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Fla. insurance official tightens ethics code


TALLAHASSEE, Fla.--Florida Insurance Commissioner Kevin McCarty has tightened his office's code of ethics after a state inspector general's report found he inappropriately used state resources by forwarding one e-mail related to a political campaign but did not pressure insurers to make contributions.

In the Aug. 13 report, Chief Inspector General Melinda Miguel also concluded that Mr. McCarty's misconduct, which is not considered a criminal violation, did not extend to being aware of or allowing Office of Insurance Regulation employees to engage in political activities using state resources.

On Aug. 16, the Insurance Office responded by tightening its code of ethics "to further restrict any political or charitable activity on government premises, using government resources, or acting in the capacity of a state official in a political or charitable event. (Also) the Florida State Employees' Charitable Campaign is the only authorized charity that can operate" at the office, according a statement.

The inspector general's investigation began April 25 concerning Mr. McCarty's involvement in fundraising for Robin Lotane, a candidate for the Leon County, Fla., Circuit Court. Her husband, Robert Lotane, who was Mr. McCarty's communications director, reportedly used a state computer to prepare invitations for a fundraiser that Mr. McCarty agreed to host.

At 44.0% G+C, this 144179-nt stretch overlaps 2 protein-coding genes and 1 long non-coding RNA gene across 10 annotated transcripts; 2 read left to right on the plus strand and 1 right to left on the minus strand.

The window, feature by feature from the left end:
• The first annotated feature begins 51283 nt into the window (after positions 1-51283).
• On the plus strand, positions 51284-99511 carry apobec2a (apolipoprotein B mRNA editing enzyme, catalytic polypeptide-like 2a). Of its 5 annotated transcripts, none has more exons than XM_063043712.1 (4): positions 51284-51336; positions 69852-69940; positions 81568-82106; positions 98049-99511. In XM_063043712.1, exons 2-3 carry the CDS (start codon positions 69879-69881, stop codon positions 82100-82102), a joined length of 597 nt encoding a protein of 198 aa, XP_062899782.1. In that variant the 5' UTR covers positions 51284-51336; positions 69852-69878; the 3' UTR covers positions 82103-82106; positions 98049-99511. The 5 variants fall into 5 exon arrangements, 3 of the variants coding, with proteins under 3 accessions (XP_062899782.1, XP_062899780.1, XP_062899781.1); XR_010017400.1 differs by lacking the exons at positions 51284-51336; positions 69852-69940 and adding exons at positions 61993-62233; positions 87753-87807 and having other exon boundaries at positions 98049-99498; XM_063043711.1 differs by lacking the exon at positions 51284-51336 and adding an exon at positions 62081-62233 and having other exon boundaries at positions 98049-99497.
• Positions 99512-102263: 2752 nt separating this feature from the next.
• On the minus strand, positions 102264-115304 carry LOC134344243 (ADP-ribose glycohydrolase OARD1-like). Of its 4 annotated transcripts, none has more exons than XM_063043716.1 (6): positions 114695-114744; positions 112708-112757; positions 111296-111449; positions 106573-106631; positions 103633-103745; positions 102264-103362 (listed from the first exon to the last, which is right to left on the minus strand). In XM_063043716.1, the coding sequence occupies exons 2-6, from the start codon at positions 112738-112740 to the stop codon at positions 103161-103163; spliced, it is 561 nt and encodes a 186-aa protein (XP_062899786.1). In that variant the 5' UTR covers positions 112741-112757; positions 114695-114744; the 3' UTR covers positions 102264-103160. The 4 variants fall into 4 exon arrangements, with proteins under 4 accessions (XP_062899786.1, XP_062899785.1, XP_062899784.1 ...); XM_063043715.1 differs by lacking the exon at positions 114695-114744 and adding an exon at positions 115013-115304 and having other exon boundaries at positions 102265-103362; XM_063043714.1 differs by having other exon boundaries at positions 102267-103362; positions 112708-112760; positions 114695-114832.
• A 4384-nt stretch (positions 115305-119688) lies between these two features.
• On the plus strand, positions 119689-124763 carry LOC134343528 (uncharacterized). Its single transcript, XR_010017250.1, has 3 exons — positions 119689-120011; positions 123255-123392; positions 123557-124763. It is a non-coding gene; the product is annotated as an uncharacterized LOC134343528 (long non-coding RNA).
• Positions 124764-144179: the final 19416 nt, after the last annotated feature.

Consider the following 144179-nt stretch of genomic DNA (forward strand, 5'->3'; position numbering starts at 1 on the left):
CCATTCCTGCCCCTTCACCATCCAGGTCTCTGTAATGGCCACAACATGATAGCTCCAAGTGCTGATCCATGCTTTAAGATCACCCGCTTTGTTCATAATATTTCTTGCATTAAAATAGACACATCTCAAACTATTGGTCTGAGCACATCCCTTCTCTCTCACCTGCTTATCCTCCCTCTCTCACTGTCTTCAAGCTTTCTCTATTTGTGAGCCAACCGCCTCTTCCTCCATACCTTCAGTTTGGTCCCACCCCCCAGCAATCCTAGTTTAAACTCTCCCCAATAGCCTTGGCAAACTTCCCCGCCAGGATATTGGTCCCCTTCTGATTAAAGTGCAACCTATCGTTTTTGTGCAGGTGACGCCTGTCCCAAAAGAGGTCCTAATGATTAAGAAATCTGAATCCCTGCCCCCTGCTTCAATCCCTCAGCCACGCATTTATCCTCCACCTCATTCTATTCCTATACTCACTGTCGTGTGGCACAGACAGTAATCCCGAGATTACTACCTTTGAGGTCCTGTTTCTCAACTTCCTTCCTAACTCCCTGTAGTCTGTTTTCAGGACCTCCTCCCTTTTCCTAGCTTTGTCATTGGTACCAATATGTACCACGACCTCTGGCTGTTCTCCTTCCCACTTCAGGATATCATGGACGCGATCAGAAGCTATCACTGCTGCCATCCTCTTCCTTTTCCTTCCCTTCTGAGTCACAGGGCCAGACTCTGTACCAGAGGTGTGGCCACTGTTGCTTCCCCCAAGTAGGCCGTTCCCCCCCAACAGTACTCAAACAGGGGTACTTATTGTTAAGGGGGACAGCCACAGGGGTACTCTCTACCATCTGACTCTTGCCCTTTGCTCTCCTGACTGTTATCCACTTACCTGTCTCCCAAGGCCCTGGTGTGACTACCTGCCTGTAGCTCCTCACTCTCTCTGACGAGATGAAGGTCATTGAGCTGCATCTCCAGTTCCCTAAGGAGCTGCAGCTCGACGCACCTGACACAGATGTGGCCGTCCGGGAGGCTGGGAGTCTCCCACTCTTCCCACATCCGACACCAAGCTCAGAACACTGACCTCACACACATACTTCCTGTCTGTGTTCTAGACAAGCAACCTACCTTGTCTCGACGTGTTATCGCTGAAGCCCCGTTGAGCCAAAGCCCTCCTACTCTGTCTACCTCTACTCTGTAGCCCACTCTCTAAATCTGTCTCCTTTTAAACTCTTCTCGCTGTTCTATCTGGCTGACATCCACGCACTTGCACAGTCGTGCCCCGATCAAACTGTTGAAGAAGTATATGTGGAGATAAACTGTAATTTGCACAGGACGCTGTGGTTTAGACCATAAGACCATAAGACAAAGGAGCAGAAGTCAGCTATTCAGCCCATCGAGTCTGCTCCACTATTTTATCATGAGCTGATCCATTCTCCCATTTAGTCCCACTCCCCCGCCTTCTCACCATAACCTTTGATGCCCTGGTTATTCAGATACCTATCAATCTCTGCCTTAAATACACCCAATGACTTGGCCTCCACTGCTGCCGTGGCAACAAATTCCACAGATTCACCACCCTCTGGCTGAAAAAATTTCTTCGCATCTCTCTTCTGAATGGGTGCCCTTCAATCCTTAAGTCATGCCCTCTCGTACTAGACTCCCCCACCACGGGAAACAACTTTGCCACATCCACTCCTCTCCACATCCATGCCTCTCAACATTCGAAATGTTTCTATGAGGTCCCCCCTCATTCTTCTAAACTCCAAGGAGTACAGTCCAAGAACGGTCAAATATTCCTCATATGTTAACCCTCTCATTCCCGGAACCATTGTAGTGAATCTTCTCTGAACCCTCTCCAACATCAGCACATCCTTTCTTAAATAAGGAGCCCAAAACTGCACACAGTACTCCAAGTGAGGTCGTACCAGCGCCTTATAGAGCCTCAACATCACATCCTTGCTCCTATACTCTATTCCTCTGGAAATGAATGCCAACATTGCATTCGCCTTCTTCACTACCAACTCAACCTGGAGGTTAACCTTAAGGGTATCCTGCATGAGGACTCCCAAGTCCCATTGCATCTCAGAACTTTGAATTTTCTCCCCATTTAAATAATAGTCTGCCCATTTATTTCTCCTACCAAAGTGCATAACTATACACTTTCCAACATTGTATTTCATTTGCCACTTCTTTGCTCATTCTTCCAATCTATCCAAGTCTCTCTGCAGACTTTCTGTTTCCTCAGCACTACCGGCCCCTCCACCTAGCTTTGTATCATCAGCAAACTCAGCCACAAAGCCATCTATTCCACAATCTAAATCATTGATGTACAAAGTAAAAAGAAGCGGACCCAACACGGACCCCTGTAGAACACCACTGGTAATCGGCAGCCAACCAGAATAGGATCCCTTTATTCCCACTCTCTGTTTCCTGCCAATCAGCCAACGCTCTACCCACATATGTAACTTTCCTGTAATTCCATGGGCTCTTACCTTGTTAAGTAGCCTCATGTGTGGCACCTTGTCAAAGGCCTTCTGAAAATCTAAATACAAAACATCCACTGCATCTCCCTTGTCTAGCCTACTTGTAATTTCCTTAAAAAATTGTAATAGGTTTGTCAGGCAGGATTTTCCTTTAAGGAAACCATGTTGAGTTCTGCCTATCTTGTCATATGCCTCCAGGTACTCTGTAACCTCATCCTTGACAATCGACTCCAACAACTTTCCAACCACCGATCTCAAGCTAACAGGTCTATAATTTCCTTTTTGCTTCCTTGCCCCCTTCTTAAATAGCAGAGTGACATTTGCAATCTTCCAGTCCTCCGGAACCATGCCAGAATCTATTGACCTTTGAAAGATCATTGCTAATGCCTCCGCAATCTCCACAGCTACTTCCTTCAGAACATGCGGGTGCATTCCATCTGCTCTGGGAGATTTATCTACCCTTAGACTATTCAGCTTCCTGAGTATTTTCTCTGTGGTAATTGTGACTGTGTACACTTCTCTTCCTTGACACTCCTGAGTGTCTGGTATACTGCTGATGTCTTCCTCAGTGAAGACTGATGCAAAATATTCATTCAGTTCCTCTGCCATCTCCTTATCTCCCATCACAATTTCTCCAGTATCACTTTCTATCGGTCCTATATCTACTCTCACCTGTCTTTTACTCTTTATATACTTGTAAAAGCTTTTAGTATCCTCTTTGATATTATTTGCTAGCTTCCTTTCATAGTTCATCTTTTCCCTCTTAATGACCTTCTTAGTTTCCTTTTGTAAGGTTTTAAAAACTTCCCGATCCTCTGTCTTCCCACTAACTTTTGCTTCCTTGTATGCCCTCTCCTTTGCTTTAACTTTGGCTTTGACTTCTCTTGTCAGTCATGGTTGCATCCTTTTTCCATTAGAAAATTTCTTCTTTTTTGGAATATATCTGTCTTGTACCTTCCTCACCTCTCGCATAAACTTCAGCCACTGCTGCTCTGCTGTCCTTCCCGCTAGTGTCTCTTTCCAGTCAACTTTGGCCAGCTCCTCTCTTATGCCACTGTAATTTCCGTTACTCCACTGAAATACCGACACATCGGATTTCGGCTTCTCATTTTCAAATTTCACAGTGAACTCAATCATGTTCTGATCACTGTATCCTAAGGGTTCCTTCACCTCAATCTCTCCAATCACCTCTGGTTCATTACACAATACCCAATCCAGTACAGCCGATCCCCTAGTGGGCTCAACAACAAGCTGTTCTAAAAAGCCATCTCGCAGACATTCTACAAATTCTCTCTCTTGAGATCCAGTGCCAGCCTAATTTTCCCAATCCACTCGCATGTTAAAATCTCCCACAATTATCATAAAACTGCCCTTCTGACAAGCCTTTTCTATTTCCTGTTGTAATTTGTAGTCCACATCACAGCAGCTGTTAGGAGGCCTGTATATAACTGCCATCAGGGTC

Mr. Lotane, who resigned after questions were raised about the fundraiser, declined to be interviewed by investigators.

In the statement, the Insurance Office noted the investigation "did not uncover any wrongdoing that was not disclosed in Commissioner McCarty's admission and apology to the Florida Cabinet," a four-person group that includes Chief Financial Officer Alex Sink.

Following a newspaper report of the planned fundraiser, Ms. Sink criticized Mr. McCarty for agreeing to host the fundraiser, which she considered "unsuitable" and possibly illegal. She and Mr. McCarty both called for the inspector general's investigation.

Mr. McCarty subsequently wrote a "heartfelt apology" to cabinet members for actions that "may be misperceived and problematic...and appear to compromise the integrity" of the office. In addition, he said he would continue his longtime support of the March of Dimes as a volunteer but would no longer act in a leadership role and resigned from the nonprofit's state board.